Alibaba Group Holding Ltd. said during its second-quarter earnings call with shareholders it's investing in a "long-term winning strategy" with its mobile operating system, hinting that it could try to take on Google Inc. and other American dominated companies in the mobile OS space. Reuters/Lucy Nicholson

The “Holy War” between Apple and Google just became a three-way battle. On a routine earnings call with investors and analysts Tuesday, Alibaba Group Holding Ltd. Executive Vice Chairman Joe Tsai said the Chinese e-commerce giant is planning to build out its experimental mobile phone operating system to become a competitor to Google’s Android.

Tsai cautioned the project is a "long-term" effort that will likely include strategic partnerships and acquisitions, but he was clear the company’s ambitions are far-ranging.

“The dominant player today may not be the dominant player tomorrow,” Tsai said, as the company reported its first quarterly earnings since its massive $25 billion IPO in September.

Although Google's Android mobile operating system has an 84 percent market share in China and Apple has 14 percent, Tsai said there are few services on Android phones in China for Google Maps and e-commerce. As a result, the company said there’s room for Alibaba to develop its mobile operating system into a viable competitor.

Alibaba’s pronouncement is the first real indication the company intends to move beyond simple e-commerce and into the business of creating its own commercial ecosystem.

As the dominant e-commerce company in the world’s largest consumer market Alibaba possesses strategic advantages neither Google nor other U.S.-centric companies have. Most importantly, it enjoys greater operating freedom than foreign companies in China and may find it easier to negotiate partnerships with Chinese makers of inexpensive mobile devices as well as other manufacturers in Asia.

“If Alibaba can partner up with Samsung Electronics, or another Asian company, they no longer have to worry about the American dominance, or oligopoly in mobile OS," said Adam Sarhan, founder and chief executive officer of Sarhan Capital. “Right now there’s an opportunity for someone to come in and break up the oligopoly in the operating world, whether it’s on desktop between Microsoft and Apple, or it’s on mobile between Apple and Google.”

One obstacle Alibaba faces: It won’t be easy to fashion an operating system that can impress today’s mobile device users.

“People aren’t going to leave Google to go to Alibaba if it’s the same type of platform,” said Martha Stokes, chief executive officer of TechniTrader. “It would have to be something new and innovative, and that’s going to be an uphill battle.”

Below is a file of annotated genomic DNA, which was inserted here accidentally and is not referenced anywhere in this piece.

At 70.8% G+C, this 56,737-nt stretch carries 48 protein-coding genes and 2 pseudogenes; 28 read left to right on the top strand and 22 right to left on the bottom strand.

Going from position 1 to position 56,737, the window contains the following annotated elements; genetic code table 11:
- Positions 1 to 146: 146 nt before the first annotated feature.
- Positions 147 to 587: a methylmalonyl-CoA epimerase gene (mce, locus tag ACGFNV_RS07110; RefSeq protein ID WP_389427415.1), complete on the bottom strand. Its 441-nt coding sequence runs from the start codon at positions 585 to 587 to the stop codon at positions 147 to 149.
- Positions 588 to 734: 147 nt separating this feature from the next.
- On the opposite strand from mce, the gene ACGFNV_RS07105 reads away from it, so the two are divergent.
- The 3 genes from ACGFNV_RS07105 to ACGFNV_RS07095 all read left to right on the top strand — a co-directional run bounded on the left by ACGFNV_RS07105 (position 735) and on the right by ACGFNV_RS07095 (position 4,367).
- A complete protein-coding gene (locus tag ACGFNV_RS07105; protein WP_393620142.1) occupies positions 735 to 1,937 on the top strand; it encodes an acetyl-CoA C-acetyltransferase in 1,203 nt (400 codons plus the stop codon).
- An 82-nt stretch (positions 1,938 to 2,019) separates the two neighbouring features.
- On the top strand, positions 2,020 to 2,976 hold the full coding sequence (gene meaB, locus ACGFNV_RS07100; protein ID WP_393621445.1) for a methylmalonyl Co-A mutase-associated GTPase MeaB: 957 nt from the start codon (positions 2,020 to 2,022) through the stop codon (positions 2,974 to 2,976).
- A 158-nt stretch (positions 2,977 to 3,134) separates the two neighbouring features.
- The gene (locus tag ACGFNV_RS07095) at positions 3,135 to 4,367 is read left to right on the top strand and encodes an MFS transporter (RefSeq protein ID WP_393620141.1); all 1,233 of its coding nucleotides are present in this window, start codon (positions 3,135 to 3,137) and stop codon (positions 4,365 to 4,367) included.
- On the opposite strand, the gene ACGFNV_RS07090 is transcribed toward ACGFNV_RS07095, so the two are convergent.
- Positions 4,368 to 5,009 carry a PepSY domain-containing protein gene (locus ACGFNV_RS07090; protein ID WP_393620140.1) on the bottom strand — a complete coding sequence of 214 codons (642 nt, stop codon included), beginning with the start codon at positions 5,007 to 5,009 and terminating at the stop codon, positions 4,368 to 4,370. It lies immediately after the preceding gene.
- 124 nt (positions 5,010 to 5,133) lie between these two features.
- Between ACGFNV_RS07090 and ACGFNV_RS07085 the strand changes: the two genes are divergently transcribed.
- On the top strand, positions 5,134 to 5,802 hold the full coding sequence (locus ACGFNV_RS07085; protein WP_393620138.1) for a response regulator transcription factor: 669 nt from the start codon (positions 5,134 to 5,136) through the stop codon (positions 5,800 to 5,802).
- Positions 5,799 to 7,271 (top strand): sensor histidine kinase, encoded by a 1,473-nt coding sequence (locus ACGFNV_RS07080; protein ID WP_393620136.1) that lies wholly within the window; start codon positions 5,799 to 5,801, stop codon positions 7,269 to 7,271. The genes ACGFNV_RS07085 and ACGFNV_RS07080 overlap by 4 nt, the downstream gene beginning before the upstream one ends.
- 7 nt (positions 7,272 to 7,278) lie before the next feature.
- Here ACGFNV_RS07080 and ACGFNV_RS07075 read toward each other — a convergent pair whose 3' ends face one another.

Building a new mobile operating system is difficult but getting users to choose it over Android and iOS is even harder. Companies have learned that lesson over and over again. Amazon, the world’s other e-commerce juggernaut is still smarting from the lackluster rollout of its Fire phone.

Alibaba isn’t looking to take the world by storm; it simply wants YunOS to dominate in China, a nation with more than 700 million active smartphone users, according to estimates from Umeng.

Unlike Google’s competitors in other countries, YunOS doesn’t have to compete with some of Google’s services, such as YouTube, which has been blocked in the country for years.

Though the Linux-based OS was introduced by Alibaba three years ago as a way to spread its online shopping and e-commerce services, it has struggled to gain a significant market share over its short life span. Its current share stands at less than 1 percent in China, IDC analyst, Kiranjeet Kaur, told PC World.

The company certainly has enough manpower to ramp up its efforts. Alibaba had 1,600 engineers working to develop the OS in the three years before its 2011 launch, according to the Wall Street Journal.

But that’s only part of the equation. Alibaba, so far, only has been able to get YunOS on devices made by small Chinese smartphone manufacturers. Alibaba’s ongoing dispute with Google may explain why. Acer, a Taiwanese hardware firm, reportedly canceled its plan to launch a YunOS phone in 2012 due to alleged pressure from Google to tear up its Android licensing agreement with the manufacturer, Next Web reported. Google alleges YunOS was built as a “noncompatible version of Android.” Alibaba maintains the OS is its own open-source system.

Despite the obstacles, the company’s fortunes may be turning. It announced a partnership in October with Meizu, one of the top 10 smartphone manufacturers in China, to make mobile devices running YunOS.